In the United Kingdom, a number of commercial radio stations, along with BBC Radio 5 Live Sports Extra and the local BBC radio stations simulcast commentary of Super League games on the internet. Additionally, the 5 Live Rugby League podcast is available to download each week from the BBC website at http://www.bbc.co.uk/programmes/p02nrtxd/episodes/downloads.

See also

Related Research Articles

Warrington Wolves English rugby league football club

Warrington Wolves are a professional rugby league club in Warrington, England, that competes in the Super League. They play rugby at the Halliwell Jones Stadium, having moved there from Wilderspool in 2004.

Bradford Bulls English rugby league football club

The Bradford Bulls are a professional rugby league club in Bradford, West Yorkshire, England, currently playing in the Championship. They have won the Challenge Cup five times, the league championship six times and the World Club Challenge three times. Having vacated Odsal Stadium, Bradford intend to play their home games next year at Tetley’s Stadium. The team jersey is predominatly white with red, amber and black chevrons.

Widnes Vikings English rugby league football club

The Widnes Vikings are an English professional rugby league club based in Widnes, Cheshire that plays in the Betfred Championship. The club plays its home matches at the Halton Stadium. Founded as Widnes Football Club, they are one of the original twenty-two rugby clubs that formed the Northern Rugby Football Union in 1895, making them one of the world's first rugby league teams. Their historic nickname is "The Chemics" after the main industry in Widnes, but now they use their modern nickname, "The Vikings".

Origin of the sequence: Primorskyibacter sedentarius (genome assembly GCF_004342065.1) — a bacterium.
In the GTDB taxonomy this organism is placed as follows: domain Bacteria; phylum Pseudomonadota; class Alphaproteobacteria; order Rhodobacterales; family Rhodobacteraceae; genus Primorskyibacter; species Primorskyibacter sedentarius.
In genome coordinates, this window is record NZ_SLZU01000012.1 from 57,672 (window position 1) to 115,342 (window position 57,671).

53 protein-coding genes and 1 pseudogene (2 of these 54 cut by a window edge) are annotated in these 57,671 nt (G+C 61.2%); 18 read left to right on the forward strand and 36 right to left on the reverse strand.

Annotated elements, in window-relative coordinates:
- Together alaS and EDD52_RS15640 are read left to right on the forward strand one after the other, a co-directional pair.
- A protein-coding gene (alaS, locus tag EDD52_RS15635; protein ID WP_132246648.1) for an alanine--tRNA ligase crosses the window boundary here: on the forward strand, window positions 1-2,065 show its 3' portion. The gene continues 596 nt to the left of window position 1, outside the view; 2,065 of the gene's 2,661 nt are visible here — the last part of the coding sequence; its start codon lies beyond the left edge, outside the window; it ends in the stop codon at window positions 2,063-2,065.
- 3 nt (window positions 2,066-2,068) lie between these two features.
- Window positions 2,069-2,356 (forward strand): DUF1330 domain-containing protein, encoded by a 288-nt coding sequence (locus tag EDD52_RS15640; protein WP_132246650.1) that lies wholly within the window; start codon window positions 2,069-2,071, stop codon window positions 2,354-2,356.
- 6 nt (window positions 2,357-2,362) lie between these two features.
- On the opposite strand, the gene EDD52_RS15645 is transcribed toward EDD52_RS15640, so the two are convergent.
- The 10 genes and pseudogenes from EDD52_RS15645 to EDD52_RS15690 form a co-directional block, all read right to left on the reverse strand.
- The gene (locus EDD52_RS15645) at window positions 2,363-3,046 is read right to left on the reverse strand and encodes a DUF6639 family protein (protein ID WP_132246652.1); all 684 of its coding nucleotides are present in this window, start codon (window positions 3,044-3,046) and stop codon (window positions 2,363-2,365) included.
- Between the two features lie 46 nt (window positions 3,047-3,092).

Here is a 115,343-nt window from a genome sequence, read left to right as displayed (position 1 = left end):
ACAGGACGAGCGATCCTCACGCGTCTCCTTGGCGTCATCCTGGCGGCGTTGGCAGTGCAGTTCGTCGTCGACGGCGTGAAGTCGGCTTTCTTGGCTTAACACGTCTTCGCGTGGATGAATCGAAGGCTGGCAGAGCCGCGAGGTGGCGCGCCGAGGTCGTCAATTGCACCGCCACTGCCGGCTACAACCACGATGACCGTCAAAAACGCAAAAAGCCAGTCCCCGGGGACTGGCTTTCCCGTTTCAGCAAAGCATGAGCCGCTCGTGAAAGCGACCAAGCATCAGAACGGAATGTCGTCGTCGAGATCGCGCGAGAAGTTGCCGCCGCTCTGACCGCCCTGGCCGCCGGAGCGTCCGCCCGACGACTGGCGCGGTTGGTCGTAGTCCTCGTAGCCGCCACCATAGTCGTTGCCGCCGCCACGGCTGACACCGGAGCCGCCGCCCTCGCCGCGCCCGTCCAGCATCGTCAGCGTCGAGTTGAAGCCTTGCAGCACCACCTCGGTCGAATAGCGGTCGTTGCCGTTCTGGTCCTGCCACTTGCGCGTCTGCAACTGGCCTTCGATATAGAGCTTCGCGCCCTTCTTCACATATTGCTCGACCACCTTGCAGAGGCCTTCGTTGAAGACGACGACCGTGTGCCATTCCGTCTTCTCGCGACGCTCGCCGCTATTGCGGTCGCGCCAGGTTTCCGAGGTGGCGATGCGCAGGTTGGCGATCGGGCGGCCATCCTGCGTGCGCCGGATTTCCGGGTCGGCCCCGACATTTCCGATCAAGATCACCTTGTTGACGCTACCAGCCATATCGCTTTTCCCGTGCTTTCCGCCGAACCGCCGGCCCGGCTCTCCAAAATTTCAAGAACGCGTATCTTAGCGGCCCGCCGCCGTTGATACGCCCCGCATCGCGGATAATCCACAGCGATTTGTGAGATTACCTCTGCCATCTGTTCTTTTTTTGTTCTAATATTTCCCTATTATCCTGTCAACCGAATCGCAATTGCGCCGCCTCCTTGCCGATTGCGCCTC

Castleford Tigers English rugby league football club

The Castleford Tigers are a rugby league club in Castleford, West Yorkshire, England, that compete in the Super League, the top-level professional rugby league club competition in the Northern Hemisphere. The club have competed in the top division for the majority of their existence having only been relegated twice in their history, Castleford has won the Challenge Cup four times. Their most recent major trophy was the 1985–86 Challenge Cup. Castleford have a rivalry with neighbours Featherstone Rovers and Wakefield Trinity. The club has been based at Wheldon Road since 1927, after moving from the Sandy Desert in Lock Lane. The club's current home colours are black and amber.